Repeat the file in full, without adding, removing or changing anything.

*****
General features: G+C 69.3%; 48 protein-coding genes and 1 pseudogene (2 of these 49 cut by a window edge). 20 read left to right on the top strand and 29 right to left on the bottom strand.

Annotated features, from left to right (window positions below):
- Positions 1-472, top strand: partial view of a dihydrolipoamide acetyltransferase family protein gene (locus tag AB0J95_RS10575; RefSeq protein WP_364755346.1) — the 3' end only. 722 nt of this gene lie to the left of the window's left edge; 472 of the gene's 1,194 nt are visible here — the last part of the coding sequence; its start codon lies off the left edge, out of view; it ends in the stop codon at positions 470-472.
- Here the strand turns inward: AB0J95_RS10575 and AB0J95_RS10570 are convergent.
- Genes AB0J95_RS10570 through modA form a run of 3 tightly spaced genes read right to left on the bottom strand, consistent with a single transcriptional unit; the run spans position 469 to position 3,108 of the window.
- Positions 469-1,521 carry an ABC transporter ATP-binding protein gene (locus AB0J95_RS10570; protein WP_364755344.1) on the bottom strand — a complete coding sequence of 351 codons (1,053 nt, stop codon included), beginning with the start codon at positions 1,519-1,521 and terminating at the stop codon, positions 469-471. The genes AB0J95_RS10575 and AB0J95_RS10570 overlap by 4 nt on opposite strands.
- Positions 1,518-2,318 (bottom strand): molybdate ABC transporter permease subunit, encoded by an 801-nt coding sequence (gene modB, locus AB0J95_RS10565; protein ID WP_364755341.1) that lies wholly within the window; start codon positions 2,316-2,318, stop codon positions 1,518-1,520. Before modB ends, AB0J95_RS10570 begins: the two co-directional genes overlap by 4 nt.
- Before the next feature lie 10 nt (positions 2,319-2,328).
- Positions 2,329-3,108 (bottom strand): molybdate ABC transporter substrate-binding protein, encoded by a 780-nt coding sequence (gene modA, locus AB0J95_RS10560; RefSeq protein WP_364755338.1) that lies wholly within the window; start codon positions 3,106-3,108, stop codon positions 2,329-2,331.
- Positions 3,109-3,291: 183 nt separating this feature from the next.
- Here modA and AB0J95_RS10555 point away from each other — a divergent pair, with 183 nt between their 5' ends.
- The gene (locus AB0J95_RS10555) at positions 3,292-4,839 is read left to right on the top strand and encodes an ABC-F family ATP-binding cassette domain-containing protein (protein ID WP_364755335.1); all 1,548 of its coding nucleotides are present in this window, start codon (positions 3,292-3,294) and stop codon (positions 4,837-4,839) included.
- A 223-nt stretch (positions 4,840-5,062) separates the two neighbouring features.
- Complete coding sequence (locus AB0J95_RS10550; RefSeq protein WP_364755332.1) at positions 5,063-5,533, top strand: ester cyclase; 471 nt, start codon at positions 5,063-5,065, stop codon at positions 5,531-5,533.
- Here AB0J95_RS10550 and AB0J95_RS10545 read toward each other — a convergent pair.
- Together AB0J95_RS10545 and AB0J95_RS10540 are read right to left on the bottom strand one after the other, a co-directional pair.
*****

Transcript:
General features: G+C 69.3%; 48 protein-coding genes and 1 pseudogene (2 of these 49 cut by a window edge). 20 read left to right on the top strand and 29 right to left on the bottom strand.

Annotated features, from left to right (window positions below):
- Positions 1-472, top strand: partial view of a dihydrolipoamide acetyltransferase family protein gene (locus tag AB0J95_RS10575; RefSeq protein WP_364755346.1) — the 3' end only. 722 nt of this gene lie to the left of the window's left edge; 472 of the gene's 1,194 nt are visible here — the last part of the coding sequence; its start codon lies off the left edge, out of view; it ends in the stop codon at positions 470-472.
- Here the strand turns inward: AB0J95_RS10575 and AB0J95_RS10570 are convergent.
- Genes AB0J95_RS10570 through modA form a run of 3 tightly spaced genes read right to left on the bottom strand, consistent with a single transcriptional unit; the run spans position 469 to position 3,108 of the window.
- Positions 469-1,521 carry an ABC transporter ATP-binding protein gene (locus AB0J95_RS10570; protein WP_364755344.1) on the bottom strand — a complete coding sequence of 351 codons (1,053 nt, stop codon included), beginning with the start codon at positions 1,519-1,521 and terminating at the stop codon, positions 469-471. The genes AB0J95_RS10575 and AB0J95_RS10570 overlap by 4 nt on opposite strands.
- Positions 1,518-2,318 (bottom strand): molybdate ABC transporter permease subunit, encoded by an 801-nt coding sequence (gene modB, locus AB0J95_RS10565; protein ID WP_364755341.1) that lies wholly within the window; start codon positions 2,316-2,318, stop codon positions 1,518-1,520. Before modB ends, AB0J95_RS10570 begins: the two co-directional genes overlap by 4 nt.
- Before the next feature lie 10 nt (positions 2,319-2,328).
- Positions 2,329-3,108 (bottom strand): molybdate ABC transporter substrate-binding protein, encoded by a 780-nt coding sequence (gene modA, locus AB0J95_RS10560; RefSeq protein WP_364755338.1) that lies wholly within the window; start codon positions 3,106-3,108, stop codon positions 2,329-2,331.
- Positions 3,109-3,291: 183 nt separating this feature from the next.
- Here modA and AB0J95_RS10555 point away from each other — a divergent pair, with 183 nt between their 5' ends.
- The gene (locus AB0J95_RS10555) at positions 3,292-4,839 is read left to right on the top strand and encodes an ABC-F family ATP-binding cassette domain-containing protein (protein ID WP_364755335.1); all 1,548 of its coding nucleotides are present in this window, start codon (positions 3,292-3,294) and stop codon (positions 4,837-4,839) included.
- A 223-nt stretch (positions 4,840-5,062) separates the two neighbouring features.
- Complete coding sequence (locus AB0J95_RS10550; RefSeq protein WP_364755332.1) at positions 5,063-5,533, top strand: ester cyclase; 471 nt, start codon at positions 5,063-5,065, stop codon at positions 5,531-5,533.
- Here AB0J95_RS10550 and AB0J95_RS10545 read toward each other — a convergent pair.
- Together AB0J95_RS10545 and AB0J95_RS10540 are read right to left on the bottom strand one after the other, a co-directional pair.